Sisters In War|
A Story of Women, Life, and Death in Iraq
Trade Paperback/336 pages
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"Asquith’s book has personalized the war by offering insight into untold events . . ."
After America’s 2004 invasion of Iraq, life for Iraqi women became more restrictive and dangerous than under Saddam Hussein. This shocking erosion of women’s rights, intimately witnessed by three females who lived and worked in Iraq at the time, are related by journalist Christina Asquith in Sisters In War.
A twenty-two-year-old Iraqi, referred to only as Zia, was hopeful when the invasion began and even took a job with the Americans as an interpreter. Thirty-year-old Heather Coyne, who wanted to use her degree in Arabic to help in the liberation, joined the U.S Army. A veiled American-Muslim in her late twenties, Manal Omar, opened a support center for women in Baghdad.
From their experience, the reader gains insight into the increased violence against women and the public in general because American officials and the military were unable to provide basic protection. Disillusionment grew as they attempted to remotely reconstruct Iraq. “You don’t topple a dictator and move into the palace,” commented Omar.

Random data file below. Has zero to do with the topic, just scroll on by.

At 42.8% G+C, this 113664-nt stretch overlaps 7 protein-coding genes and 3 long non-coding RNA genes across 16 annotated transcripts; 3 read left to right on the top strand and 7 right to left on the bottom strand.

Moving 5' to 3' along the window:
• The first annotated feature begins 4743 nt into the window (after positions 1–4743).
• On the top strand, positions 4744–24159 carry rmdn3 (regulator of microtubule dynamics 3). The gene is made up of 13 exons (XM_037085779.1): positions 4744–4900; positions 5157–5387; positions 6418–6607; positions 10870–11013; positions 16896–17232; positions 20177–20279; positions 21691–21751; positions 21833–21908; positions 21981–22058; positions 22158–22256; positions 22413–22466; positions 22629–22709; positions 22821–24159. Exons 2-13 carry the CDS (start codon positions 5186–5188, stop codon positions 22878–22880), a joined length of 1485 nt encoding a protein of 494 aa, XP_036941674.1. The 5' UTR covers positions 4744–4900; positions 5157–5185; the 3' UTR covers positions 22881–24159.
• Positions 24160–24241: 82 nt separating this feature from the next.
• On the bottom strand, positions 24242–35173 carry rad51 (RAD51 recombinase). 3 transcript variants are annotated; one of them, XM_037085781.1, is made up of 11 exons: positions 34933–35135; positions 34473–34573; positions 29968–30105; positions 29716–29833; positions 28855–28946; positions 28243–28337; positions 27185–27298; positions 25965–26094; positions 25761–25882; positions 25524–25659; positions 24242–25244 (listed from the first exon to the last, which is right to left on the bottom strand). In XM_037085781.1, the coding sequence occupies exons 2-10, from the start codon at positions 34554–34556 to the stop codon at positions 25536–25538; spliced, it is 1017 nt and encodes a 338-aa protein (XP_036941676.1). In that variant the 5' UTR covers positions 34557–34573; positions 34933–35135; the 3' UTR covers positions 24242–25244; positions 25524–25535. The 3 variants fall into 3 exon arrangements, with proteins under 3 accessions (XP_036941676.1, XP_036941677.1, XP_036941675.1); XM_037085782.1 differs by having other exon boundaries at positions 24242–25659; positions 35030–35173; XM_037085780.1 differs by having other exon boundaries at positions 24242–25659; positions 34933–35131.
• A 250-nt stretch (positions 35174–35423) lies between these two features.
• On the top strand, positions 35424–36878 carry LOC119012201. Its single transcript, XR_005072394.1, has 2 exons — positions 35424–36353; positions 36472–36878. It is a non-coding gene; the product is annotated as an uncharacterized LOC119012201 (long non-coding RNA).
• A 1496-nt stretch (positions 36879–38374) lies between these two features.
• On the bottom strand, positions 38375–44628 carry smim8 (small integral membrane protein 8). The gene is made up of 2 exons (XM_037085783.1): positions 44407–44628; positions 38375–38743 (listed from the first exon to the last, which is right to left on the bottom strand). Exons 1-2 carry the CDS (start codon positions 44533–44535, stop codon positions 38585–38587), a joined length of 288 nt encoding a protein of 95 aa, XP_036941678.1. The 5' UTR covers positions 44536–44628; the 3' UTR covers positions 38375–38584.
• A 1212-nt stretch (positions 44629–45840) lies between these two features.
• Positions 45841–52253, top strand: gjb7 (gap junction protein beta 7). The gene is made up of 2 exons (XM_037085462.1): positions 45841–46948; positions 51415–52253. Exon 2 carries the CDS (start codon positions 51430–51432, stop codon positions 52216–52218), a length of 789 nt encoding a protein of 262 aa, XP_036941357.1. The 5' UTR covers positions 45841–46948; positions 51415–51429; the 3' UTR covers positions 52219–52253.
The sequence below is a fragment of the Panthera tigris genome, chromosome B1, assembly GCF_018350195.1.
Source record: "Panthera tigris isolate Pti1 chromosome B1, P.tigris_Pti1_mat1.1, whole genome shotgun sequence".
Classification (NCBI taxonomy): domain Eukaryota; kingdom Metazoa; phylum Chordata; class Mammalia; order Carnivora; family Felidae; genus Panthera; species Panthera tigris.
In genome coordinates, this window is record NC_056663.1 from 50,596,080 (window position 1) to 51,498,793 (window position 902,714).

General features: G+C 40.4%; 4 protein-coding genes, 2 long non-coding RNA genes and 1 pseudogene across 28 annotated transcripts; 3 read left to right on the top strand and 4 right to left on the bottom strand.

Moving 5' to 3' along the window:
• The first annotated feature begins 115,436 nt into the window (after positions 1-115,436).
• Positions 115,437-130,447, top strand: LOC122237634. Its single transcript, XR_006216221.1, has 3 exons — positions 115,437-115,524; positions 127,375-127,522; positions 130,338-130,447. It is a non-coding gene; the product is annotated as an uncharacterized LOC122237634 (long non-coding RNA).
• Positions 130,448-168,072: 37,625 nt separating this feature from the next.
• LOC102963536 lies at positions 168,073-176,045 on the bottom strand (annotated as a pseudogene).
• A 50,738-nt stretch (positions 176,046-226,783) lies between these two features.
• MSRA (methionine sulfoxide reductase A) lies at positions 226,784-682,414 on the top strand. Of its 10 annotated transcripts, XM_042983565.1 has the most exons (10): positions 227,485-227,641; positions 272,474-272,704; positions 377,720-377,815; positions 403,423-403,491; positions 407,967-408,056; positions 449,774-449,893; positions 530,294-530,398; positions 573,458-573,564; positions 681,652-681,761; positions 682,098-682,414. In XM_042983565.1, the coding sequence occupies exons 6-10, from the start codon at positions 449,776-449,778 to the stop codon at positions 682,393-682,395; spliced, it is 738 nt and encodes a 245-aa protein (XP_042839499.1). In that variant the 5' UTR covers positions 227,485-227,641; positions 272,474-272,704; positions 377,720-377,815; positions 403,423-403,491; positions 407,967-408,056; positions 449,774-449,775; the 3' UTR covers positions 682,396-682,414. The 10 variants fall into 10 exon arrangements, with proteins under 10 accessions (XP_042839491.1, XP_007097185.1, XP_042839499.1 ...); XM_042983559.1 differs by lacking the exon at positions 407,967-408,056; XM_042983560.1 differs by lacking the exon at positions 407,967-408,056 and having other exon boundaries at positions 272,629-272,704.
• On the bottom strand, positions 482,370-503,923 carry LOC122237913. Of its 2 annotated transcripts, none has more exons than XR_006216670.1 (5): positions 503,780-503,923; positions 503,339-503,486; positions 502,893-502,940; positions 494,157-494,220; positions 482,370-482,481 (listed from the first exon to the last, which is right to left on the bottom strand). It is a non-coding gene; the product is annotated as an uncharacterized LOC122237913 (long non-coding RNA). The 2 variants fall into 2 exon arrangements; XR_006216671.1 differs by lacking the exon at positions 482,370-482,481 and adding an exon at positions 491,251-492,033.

Iraqi women working for Americans were kidnapped, murdered and mutilated—as were aid workers. “The liberation of Iraq unleashed the darkest forces in the country,” commented Yanar Mohammed, one of Iraq’s best-known women’s rights activists.
After attempts on their lives, Zia and Omar, whose paths never crossed, fled into Jordan. Zia secured a visa to the United States while Omar continued to support Iraqi women from afar. The discouraged Coyne returned to Washington D.C. where she wrote an article in The American Interest entitled, “Amateur Hour: Nation-Building in Iraq”. Coyne points out the “painful damage” caused by the Bush administration’s failure to send specialized expertise to help with reconstruction efforts.
Asquith’s book personalizes the war by offering insight into untold events, such as the university bombing by extremists that killed hundreds of Iraqi students. The author’s coherent, well-structured writing style unravels the complexity of warring groups within Iraq while focusing on its impact on the lives of Iraqi women.
Reviewer: Kate Padilla